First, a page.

Grandmas and great-aunts love egg carton flowers that don't wilt like real ones, and what kid doesn't love recycled rainbow crayons? We've also made robot costumes and train cars out of old boxes and lanterns from used water bottles. There are a million kinds of upcycled crafts you can make.
11. Trade in your old car seat at Target or another location
If it's too old to be reused, make sure it's properly recycled at Target or somewhere else! We've also had success trading in or reselling too-small bikes at local bike stores.
12. Borrow toys from a toy loan program or your local library
Some cities and counties have extensive toy loan programs, so check and see what your county does. Also, many local libraries lend toys like puzzles, puppets, and STEM-related toys.
Ways to Reduce Fossil Fuels
13. Walk, bike, or take public transit whenever possible
Half the fun is getting there! You'd be surprised at how far kids can walk if they want to get to the destination at the end.
14. Go solar
Take advantage of state and federal tax incentives to add solar panels to your home before the incentives run out. In some states, it's possible to cut your electric bill down to $0 a year! It’s a great feeling to know your home is carbon neutral in terms of energy, and having power during an outage is a huge bonus.
15. Electrify your commute
After years of electric cars not quite doing what you needed to do, or not having enough charging stations, the tide has finally turned. There are many options for electric cars for almost every budget and car type; there’s most likely an electric car that works for your family. State and federal incentives can also help reduce the cost, not to mention how much you’ll save on gas. If you have solar and charge your car at home, your car could even run for free!
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Buddha Bowls are a perfect build-your-own vegetarian dinner. Photo courtesy of Kay Nutritio
Eat More Sustainably and Support Local Farms
16. Reduce meat consumption with vegetarian recipes
My family has been practicing meatless Mondays with these kid-pleasing vegetarian recipes for years. With the variety of meat and dairy alternatives, you can now make yummy veggie tacos and pizzas that are kid-friendly. We also like choosing low-meat meals one or two days a week, like potato soup with just a sprinkle of bacon on each serving or pasta sauce with one sausage crumbled in.
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Kids love digging in the dirt, and nothing tastes as good as a veggie you grew. Photo by Mommy Poppins
17. Plant your own garden
Save money, reduce packaging, and encourage pollinators with your own backyard or apartment vegetable garden. We've found tomatoes, cucumbers, bell peppers, and zucchini are big hits with our kids.
18. Buy from farmer's markets, imperfect food purveyors, or other local producers
Farmers markets teach kids about family farming—often you can buy directly from someone who has grown the produce themselves. And it usually tastes better than fruits that have been bred to travel. Some grocery delivery services, like Imperfect Foods and Misfits Market, supply produce that still tastes good but doesn't meet the cosmetic standards of grocery stores. They're convenient and sometimes less expensive than the supermarket.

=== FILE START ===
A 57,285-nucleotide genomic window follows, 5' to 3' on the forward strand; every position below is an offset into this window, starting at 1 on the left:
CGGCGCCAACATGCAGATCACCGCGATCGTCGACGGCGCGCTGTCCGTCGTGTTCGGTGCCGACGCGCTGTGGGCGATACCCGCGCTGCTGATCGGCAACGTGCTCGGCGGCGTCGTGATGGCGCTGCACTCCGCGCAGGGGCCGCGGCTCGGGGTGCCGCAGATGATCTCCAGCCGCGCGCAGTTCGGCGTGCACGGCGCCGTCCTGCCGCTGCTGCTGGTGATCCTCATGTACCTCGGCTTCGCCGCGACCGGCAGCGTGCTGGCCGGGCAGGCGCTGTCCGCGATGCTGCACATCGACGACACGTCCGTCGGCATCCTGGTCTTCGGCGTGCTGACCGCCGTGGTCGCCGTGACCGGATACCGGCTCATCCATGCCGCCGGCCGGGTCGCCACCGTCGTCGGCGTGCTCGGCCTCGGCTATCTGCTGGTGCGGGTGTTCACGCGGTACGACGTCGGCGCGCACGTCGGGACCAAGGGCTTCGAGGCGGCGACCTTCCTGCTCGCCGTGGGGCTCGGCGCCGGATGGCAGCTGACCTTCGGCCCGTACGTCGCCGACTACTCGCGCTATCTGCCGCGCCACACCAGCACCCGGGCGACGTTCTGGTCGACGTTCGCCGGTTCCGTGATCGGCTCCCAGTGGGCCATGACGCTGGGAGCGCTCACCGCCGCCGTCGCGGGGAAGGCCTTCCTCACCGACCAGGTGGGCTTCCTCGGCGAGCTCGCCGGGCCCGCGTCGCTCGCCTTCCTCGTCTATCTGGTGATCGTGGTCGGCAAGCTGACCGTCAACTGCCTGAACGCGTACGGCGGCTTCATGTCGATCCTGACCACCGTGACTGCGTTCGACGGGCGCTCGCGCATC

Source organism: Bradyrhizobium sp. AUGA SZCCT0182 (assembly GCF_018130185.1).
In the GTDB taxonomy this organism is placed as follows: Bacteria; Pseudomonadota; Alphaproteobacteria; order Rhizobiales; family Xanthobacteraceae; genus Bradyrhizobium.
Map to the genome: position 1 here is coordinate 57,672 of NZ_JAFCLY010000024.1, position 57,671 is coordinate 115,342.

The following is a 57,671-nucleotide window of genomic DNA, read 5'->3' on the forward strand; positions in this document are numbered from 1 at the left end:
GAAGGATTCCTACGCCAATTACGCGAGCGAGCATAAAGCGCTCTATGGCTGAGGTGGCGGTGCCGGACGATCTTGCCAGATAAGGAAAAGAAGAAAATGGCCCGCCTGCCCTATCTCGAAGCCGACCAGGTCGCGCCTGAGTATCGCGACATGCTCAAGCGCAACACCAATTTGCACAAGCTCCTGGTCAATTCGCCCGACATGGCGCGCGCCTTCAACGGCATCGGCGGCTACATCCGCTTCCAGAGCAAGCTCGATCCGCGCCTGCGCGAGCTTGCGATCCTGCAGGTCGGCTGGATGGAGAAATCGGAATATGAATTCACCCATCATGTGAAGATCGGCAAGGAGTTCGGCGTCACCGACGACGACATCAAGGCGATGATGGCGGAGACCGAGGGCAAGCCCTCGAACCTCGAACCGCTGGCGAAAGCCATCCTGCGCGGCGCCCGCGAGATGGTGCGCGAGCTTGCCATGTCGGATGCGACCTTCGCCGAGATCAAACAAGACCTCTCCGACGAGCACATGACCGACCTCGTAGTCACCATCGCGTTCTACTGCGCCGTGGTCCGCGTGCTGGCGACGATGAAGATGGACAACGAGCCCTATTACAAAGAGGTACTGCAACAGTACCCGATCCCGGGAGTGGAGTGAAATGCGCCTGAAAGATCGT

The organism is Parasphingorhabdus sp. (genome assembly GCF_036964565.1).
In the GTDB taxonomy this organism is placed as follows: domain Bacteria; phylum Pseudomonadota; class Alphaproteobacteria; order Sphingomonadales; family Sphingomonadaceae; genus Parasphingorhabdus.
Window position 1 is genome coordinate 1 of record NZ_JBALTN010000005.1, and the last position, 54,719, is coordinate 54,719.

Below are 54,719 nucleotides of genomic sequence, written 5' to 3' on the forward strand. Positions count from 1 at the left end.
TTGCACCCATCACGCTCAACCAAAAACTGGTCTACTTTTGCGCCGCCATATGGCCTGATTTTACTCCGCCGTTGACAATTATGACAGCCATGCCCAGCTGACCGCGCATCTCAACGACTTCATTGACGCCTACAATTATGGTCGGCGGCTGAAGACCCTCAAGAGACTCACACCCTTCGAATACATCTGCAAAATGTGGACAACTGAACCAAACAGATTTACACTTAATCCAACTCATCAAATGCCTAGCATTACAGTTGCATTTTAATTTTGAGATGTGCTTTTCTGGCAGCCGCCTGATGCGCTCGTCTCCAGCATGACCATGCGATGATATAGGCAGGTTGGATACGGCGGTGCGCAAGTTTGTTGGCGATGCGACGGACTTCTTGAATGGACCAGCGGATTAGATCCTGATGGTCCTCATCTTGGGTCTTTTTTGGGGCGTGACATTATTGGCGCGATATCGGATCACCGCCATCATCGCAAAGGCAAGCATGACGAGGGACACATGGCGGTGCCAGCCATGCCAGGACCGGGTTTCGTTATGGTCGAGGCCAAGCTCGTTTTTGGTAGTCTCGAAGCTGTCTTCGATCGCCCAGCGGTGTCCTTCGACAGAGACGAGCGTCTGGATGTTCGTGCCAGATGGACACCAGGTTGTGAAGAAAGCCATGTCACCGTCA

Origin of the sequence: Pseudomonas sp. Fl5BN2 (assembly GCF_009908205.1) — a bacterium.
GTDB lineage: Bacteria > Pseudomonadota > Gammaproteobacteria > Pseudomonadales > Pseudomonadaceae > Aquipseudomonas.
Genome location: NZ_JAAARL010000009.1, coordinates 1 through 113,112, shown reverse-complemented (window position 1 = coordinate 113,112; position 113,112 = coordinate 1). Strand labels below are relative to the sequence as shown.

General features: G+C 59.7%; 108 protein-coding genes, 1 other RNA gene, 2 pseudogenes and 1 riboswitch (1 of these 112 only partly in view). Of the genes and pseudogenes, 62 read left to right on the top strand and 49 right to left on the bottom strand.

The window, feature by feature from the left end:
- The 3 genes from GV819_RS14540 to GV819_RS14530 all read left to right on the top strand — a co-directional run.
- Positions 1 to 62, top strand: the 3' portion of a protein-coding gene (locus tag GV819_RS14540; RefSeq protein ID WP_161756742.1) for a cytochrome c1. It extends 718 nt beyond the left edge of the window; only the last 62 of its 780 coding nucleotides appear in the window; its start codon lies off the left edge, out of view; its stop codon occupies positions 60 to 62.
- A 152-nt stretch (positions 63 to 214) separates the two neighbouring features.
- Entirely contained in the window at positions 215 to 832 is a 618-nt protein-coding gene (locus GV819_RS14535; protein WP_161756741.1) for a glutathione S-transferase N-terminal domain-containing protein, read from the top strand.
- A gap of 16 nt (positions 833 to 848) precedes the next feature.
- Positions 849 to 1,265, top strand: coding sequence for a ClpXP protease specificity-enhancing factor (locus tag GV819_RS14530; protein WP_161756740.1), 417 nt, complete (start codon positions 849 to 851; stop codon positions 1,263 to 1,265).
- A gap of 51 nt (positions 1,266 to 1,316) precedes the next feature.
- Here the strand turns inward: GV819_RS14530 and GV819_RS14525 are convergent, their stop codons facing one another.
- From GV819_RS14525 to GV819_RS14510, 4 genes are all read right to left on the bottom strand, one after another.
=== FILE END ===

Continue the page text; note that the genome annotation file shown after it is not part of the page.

19. Can anything left in your garden at the end of the season
Our kids are obsessed with the bread and butter pickles from the recipe handed down from Great Grandma. Tomato sauce, jellies, and jams are also big hits. You can even simply freeze many fruits and vegetables for a taste of summer year-round.
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Composting is easy and cuts back on landfill. There are all kinds of ways of composting, from a garden bin to a kitchen container. Photo by Joi, CC BY 2.0
20. Composting isn’t as hard as you think
The NRDC has a guide on how to do it without too much stink. Even if you don't have a yard, you can buy a composting container for your living space or garage; no matter how little counter space you have, you can always get one of these containers that tuck away under your sink. Read our complete guide to composting with kids.
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Visit the gorgeous Acadia National Park. Photo by Kelly Heyworth
Learn and Advocate for the Planet
21. Visit and support national parks and state parks
Spending time in nature is a great way to learn to value it. Many state parks are free all the time and national parks offer free days throughout the year. Whether it's a forest, a waterfall, a beach, or dunes, kids will experience something new and learn why they should try to keep green spaces alive.
22. Volunteer to help with a local environmental clean-up day
Local forest preserves and park districts offer a variety of options for litter pick-up days and outings. If you live by a river, lake, or ocean, they may have a non-profit sponsoring fun water clean-up activities throughout the year.
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Plant a tree on your balcony or backyard. Photo courtesy of the NYRP
23. Plant a tree
You can start from a seed, sapling, or a young tree from a garden store in your own yard, or plant a tree in a park or near your kids' school by coordinating with administrators in your area. Kids often like helping throw the dirt back in the hole and watching their tree grow over the years.
24. Listen to an eco-themed podcast
Kids are going to be leading the way on climate change activism one day, so now's a good time to learn what it's all about. Check out this list of explanatory podcasts for kids of different ages from School Library Journal. We also like How 2 Save a Planet on Spotify.
25. Play a recycling-themed game
Get your recycling to the curb on time! This sustainably-made game is fun and teaches kids about the importance of recycling.